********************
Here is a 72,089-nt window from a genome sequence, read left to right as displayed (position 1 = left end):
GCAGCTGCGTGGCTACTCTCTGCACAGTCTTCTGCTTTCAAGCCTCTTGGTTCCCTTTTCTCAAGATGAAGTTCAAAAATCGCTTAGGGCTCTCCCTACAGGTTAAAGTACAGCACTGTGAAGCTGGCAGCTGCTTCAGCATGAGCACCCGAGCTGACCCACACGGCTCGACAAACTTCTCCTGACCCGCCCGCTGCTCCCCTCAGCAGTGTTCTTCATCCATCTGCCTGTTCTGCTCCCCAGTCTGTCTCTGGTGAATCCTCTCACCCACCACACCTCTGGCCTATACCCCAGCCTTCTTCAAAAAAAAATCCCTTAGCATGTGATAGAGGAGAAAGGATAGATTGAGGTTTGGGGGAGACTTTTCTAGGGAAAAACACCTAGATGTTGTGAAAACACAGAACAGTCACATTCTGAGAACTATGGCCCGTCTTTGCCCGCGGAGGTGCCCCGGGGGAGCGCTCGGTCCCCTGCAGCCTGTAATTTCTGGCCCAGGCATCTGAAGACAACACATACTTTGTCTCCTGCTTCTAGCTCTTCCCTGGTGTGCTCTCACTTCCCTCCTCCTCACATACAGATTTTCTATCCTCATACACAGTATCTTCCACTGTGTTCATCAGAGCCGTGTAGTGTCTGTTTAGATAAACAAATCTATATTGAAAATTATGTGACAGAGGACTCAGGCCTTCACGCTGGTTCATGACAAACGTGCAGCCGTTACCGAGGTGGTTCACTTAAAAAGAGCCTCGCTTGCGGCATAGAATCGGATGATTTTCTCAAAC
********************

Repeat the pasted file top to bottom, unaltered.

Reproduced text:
Here is a 72,089-nt window from a genome sequence, read left to right as displayed (position 1 = left end):
GCAGCTGCGTGGCTACTCTCTGCACAGTCTTCTGCTTTCAAGCCTCTTGGTTCCCTTTTCTCAAGATGAAGTTCAAAAATCGCTTAGGGCTCTCCCTACAGGTTAAAGTACAGCACTGTGAAGCTGGCAGCTGCTTCAGCATGAGCACCCGAGCTGACCCACACGGCTCGACAAACTTCTCCTGACCCGCCCGCTGCTCCCCTCAGCAGTGTTCTTCATCCATCTGCCTGTTCTGCTCCCCAGTCTGTCTCTGGTGAATCCTCTCACCCACCACACCTCTGGCCTATACCCCAGCCTTCTTCAAAAAAAAATCCCTTAGCATGTGATAGAGGAGAAAGGATAGATTGAGGTTTGGGGGAGACTTTTCTAGGGAAAAACACCTAGATGTTGTGAAAACACAGAACAGTCACATTCTGAGAACTATGGCCCGTCTTTGCCCGCGGAGGTGCCCCGGGGGAGCGCTCGGTCCCCTGCAGCCTGTAATTTCTGGCCCAGGCATCTGAAGACAACACATACTTTGTCTCCTGCTTCTAGCTCTTCCCTGGTGTGCTCTCACTTCCCTCCTCCTCACATACAGATTTTCTATCCTCATACACAGTATCTTCCACTGTGTTCATCAGAGCCGTGTAGTGTCTGTTTAGATAAACAAATCTATATTGAAAATTATGTGACAGAGGACTCAGGCCTTCACGCTGGTTCATGACAAACGTGCAGCCGTTACCGAGGTGGTTCACTTAAAAAGAGCCTCGCTTGCGGCATAGAATCGGATGATTTTCTCAAAC